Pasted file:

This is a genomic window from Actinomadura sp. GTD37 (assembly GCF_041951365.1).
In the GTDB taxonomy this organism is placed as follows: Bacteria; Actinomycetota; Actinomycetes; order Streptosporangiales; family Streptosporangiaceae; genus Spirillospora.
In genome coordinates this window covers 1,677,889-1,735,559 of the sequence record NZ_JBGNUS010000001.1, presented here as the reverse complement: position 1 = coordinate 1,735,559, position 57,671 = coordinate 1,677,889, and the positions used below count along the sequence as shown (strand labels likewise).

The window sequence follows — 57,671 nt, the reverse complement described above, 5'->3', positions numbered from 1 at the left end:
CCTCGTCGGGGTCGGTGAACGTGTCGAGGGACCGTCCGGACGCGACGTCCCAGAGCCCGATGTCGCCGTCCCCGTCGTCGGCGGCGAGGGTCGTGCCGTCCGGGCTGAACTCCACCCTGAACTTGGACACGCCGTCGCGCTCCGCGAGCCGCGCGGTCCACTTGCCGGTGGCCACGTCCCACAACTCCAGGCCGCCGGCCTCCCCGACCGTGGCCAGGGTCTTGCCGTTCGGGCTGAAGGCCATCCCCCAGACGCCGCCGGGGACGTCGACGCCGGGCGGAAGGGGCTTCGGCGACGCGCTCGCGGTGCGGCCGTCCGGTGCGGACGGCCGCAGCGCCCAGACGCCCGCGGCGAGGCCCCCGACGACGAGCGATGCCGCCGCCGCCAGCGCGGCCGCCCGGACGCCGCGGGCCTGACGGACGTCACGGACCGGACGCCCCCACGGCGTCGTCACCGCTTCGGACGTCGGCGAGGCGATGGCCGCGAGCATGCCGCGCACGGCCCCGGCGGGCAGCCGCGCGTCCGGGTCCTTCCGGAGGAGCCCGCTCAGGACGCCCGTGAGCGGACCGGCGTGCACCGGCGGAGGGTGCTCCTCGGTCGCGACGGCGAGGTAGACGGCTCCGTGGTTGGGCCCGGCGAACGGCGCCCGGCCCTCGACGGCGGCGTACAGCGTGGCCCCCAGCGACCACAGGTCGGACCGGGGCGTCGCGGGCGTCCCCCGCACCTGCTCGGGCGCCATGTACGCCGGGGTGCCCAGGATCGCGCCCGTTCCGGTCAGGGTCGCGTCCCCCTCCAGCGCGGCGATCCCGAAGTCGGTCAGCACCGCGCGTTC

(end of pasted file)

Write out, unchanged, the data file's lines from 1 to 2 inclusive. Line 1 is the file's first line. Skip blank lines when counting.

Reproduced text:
This is a genomic window from Actinomadura sp. GTD37 (assembly GCF_041951365.1).
In the GTDB taxonomy this organism is placed as follows: Bacteria; Actinomycetota; Actinomycetes; order Streptosporangiales; family Streptosporangiaceae; genus Spirillospora.